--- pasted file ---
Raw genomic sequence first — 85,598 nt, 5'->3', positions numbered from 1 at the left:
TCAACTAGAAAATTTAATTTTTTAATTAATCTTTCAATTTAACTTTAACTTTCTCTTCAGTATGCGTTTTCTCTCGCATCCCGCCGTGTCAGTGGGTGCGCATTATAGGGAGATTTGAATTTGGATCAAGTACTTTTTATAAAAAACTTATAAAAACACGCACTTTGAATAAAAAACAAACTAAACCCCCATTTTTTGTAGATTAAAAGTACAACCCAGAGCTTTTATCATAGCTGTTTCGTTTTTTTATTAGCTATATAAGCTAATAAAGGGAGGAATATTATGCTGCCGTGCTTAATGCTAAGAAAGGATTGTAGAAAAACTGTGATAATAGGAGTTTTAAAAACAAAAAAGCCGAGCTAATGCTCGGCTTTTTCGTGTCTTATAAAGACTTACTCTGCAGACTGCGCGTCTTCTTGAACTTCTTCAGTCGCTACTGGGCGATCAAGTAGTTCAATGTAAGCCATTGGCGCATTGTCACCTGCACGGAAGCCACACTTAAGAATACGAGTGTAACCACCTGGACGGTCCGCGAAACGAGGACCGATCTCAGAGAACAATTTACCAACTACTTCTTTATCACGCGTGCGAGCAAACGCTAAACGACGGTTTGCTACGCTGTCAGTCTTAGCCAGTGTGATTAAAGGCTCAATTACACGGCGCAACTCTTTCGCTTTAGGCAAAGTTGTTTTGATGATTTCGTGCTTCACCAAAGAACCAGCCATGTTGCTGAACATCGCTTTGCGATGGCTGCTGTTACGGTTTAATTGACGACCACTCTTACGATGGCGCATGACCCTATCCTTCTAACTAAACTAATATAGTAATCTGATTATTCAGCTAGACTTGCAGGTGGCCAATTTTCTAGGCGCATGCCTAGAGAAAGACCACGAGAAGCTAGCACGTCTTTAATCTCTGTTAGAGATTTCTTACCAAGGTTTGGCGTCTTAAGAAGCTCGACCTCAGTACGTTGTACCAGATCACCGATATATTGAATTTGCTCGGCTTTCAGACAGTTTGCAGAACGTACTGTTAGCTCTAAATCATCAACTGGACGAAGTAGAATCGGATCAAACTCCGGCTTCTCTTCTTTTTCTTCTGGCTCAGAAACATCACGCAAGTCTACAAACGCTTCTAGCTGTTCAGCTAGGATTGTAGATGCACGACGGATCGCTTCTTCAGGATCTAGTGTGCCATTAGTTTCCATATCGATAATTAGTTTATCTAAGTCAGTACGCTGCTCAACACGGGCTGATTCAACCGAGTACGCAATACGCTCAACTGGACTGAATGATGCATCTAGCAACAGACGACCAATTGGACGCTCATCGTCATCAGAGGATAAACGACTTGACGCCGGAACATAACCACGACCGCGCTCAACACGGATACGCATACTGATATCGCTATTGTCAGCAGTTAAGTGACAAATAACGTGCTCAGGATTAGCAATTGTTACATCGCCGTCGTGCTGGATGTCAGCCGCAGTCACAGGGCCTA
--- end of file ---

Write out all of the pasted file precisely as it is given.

Raw genomic sequence first — 85,598 nt, 5'->3', positions numbered from 1 at the left:
TCAACTAGAAAATTTAATTTTTTAATTAATCTTTCAATTTAACTTTAACTTTCTCTTCAGTATGCGTTTTCTCTCGCATCCCGCCGTGTCAGTGGGTGCGCATTATAGGGAGATTTGAATTTGGATCAAGTACTTTTTATAAAAAACTTATAAAAACACGCACTTTGAATAAAAAACAAACTAAACCCCCATTTTTTGTAGATTAAAAGTACAACCCAGAGCTTTTATCATAGCTGTTTCGTTTTTTTATTAGCTATATAAGCTAATAAAGGGAGGAATATTATGCTGCCGTGCTTAATGCTAAGAAAGGATTGTAGAAAAACTGTGATAATAGGAGTTTTAAAAACAAAAAAGCCGAGCTAATGCTCGGCTTTTTCGTGTCTTATAAAGACTTACTCTGCAGACTGCGCGTCTTCTTGAACTTCTTCAGTCGCTACTGGGCGATCAAGTAGTTCAATGTAAGCCATTGGCGCATTGTCACCTGCACGGAAGCCACACTTAAGAATACGAGTGTAACCACCTGGACGGTCCGCGAAACGAGGACCGATCTCAGAGAACAATTTACCAACTACTTCTTTATCACGCGTGCGAGCAAACGCTAAACGACGGTTTGCTACGCTGTCAGTCTTAGCCAGTGTGATTAAAGGCTCAATTACACGGCGCAACTCTTTCGCTTTAGGCAAAGTTGTTTTGATGATTTCGTGCTTCACCAAAGAACCAGCCATGTTGCTGAACATCGCTTTGCGATGGCTGCTGTTACGGTTTAATTGACGACCACTCTTACGATGGCGCATGACCCTATCCTTCTAACTAAACTAATATAGTAATCTGATTATTCAGCTAGACTTGCAGGTGGCCAATTTTCTAGGCGCATGCCTAGAGAAAGACCACGAGAAGCTAGCACGTCTTTAATCTCTGTTAGAGATTTCTTACCAAGGTTTGGCGTCTTAAGAAGCTCGACCTCAGTACGTTGTACCAGATCACCGATATATTGAATTTGCTCGGCTTTCAGACAGTTTGCAGAACGTACTGTTAGCTCTAAATCATCAACTGGACGAAGTAGAATCGGATCAAACTCCGGCTTCTCTTCTTTTTCTTCTGGCTCAGAAACATCACGCAAGTCTACAAACGCTTCTAGCTGTTCAGCTAGGATTGTAGATGCACGACGGATCGCTTCTTCAGGATCTAGTGTGCCATTAGTTTCCATATCGATAATTAGTTTATCTAAGTCAGTACGCTGCTCAACACGGGCTGATTCAACCGAGTACGCAATACGCTCAACTGGACTGAATGATGCATCTAGCAACAGACGACCAATTGGACGCTCATCGTCATCAGAGGATAAACGACTTGACGCCGGAACATAACCACGACCGCGCTCAACACGGATACGCATACTGATATCGCTATTGTCAGCAGTTAAGTGACAAATAACGTGCTCAGGATTAGCAATTGTTACATCGCCGTCGTGCTGGATGTCAGCCGCAGTCACAGGGCCTA